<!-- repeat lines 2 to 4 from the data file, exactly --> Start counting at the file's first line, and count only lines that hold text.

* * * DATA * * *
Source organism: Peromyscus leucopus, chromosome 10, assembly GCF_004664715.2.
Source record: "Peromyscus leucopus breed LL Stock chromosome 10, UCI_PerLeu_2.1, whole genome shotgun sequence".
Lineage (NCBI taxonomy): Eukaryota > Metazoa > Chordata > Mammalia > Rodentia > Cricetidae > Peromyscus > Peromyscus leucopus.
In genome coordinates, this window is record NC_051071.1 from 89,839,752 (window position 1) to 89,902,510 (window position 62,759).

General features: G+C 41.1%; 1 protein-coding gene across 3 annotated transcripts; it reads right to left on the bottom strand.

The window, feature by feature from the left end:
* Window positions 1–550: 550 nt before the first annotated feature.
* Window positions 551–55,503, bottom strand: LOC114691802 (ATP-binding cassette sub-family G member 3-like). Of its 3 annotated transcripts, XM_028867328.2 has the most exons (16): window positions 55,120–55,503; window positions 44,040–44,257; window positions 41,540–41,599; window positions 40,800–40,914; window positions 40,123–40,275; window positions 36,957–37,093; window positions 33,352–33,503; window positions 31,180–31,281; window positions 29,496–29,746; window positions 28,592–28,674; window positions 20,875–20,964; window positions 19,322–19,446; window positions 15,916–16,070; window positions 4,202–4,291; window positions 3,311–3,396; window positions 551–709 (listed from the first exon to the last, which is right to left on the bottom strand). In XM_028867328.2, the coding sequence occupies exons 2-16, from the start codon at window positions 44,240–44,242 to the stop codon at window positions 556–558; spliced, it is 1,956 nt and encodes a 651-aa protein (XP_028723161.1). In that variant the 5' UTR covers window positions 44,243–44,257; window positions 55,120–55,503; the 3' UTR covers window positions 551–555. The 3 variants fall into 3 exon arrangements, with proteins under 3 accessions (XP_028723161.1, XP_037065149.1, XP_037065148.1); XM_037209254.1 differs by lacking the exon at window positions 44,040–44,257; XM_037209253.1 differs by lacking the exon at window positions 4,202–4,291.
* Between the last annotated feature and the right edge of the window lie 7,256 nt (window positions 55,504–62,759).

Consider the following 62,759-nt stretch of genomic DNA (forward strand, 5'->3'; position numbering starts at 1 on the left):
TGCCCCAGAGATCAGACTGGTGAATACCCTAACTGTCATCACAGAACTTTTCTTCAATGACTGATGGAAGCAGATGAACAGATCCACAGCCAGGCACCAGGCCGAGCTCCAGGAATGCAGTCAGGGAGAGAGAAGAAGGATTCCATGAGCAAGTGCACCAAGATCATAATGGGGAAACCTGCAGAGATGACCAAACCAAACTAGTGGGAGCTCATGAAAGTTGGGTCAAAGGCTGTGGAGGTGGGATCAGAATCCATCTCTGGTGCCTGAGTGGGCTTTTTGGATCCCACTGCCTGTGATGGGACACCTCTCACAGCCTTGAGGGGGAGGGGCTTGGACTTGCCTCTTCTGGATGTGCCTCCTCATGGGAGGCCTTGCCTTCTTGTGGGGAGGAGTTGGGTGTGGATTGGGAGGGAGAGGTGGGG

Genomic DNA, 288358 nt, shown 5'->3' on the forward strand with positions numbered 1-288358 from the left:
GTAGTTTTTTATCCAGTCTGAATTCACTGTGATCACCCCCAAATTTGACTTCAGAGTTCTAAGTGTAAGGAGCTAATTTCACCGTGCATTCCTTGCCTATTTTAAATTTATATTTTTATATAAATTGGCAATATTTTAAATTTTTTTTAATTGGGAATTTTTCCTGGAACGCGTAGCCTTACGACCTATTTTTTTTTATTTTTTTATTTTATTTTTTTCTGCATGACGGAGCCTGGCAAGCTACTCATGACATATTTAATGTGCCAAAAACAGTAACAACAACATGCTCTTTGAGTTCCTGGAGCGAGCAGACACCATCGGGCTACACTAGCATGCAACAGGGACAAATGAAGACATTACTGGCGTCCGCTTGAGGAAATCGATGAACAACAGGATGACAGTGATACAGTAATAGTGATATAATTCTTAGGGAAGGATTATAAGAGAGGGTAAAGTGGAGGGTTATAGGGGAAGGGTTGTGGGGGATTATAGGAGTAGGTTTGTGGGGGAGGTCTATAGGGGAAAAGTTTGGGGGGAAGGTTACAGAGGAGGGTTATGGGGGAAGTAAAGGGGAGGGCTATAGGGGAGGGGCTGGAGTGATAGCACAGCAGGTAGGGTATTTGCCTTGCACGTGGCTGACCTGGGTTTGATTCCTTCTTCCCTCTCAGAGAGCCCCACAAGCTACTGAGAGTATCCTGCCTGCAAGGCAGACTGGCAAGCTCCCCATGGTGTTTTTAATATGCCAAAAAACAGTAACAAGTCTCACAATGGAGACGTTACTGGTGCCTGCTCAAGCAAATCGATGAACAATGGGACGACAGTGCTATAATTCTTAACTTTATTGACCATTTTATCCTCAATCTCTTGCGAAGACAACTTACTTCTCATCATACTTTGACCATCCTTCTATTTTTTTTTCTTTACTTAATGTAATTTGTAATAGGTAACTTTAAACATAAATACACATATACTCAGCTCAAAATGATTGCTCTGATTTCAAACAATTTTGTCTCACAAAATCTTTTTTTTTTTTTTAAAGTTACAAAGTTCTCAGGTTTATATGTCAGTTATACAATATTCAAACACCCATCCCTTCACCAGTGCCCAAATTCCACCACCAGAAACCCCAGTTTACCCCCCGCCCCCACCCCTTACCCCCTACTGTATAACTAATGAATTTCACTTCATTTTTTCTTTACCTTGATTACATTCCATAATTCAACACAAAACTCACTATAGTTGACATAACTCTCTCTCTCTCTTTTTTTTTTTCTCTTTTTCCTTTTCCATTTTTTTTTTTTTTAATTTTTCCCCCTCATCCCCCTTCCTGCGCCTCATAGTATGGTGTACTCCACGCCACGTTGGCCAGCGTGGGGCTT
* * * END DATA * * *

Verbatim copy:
Source record: "Peromyscus leucopus breed LL Stock chromosome 10, UCI_PerLeu_2.1, whole genome shotgun sequence".
Lineage (NCBI taxonomy): Eukaryota > Metazoa > Chordata > Mammalia > Rodentia > Cricetidae > Peromyscus > Peromyscus leucopus.
In genome coordinates, this window is record NC_051071.1 from 89,839,752 (window position 1) to 89,902,510 (window position 62,759).